The acts from which the district got its existence and power were Act No. 322 of Road Laws of the state for 1919, and Act No. 45 of the Acts of 1920, the second being an amendment of the first and a declaration and enactment that the assessments of benefits have been made and are confirmed. The plan of the first was that the assessment should be made at the outset, and that thereupon the county court should enter an order "which shall have all the force of a judgment" that there should be assessed upon the real property of the district a tax sufficient to pay the estimated cost of the improvement with ten percent added, in the proportion of the benefits, to be paid in annual installments, not to exceed ten percent for any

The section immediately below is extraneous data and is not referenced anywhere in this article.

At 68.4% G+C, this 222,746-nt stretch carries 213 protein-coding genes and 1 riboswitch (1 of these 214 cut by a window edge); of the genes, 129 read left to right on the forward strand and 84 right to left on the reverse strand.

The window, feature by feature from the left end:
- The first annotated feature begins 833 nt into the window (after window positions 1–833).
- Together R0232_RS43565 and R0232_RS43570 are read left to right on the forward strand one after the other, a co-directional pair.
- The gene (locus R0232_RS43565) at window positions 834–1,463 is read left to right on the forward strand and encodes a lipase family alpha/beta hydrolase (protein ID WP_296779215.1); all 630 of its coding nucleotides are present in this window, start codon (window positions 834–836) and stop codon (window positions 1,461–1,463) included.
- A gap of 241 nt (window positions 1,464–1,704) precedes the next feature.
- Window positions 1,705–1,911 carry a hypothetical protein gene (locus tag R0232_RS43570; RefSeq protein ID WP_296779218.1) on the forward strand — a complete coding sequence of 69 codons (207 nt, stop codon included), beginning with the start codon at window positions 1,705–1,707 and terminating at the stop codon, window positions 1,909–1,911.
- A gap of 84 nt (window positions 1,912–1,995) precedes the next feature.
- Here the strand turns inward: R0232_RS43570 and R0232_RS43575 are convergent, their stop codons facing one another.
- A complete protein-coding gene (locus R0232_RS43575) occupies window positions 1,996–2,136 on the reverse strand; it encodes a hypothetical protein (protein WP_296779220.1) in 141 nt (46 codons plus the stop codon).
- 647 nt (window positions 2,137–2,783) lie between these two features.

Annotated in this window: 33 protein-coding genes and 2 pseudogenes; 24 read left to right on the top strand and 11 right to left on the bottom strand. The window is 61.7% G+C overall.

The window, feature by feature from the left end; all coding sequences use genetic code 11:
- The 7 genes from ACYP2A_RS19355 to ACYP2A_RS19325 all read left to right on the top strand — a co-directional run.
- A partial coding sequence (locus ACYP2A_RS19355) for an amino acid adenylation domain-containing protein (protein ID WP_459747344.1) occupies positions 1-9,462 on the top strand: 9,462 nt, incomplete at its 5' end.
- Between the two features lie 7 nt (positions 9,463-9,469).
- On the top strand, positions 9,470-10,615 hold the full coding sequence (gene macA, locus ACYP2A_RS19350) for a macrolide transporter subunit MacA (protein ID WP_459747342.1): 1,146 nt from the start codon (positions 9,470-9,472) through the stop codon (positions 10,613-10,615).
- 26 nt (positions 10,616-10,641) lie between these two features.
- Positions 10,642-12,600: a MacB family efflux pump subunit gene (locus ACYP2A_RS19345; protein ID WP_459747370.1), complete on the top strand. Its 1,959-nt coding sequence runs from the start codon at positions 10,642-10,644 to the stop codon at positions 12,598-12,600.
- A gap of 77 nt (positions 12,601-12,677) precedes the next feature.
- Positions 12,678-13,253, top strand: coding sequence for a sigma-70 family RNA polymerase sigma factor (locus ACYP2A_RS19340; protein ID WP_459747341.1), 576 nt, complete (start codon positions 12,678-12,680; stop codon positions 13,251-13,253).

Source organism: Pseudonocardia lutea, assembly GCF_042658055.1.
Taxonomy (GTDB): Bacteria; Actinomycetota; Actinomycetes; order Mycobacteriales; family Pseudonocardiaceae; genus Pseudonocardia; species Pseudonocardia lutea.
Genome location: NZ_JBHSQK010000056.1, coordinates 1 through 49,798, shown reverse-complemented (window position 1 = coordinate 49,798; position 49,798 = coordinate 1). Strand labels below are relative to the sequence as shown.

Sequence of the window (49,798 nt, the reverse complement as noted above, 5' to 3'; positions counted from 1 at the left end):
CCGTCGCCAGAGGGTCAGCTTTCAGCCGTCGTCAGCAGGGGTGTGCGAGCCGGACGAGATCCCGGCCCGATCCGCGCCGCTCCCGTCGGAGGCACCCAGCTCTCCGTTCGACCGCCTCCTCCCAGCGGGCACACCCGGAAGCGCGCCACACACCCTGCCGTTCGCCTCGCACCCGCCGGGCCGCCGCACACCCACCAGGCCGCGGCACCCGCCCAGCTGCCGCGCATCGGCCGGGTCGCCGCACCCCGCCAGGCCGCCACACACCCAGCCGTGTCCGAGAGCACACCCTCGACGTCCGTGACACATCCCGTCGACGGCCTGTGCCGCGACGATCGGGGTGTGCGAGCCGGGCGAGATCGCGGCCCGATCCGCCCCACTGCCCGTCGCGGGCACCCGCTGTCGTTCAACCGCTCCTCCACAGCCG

one year. The tax is made a lien upon the land, and in this way a security is created and the statute allows it to be mortgaged, as was done in this case. If any bond or coupon is not paid within thirty days of its maturity, it is made the duty of the Chancery Court of Poinsett County to appoint a receiver to collect the taxes and pay what is due, and power is given to direct the receiver to foreclose the lien on the lands.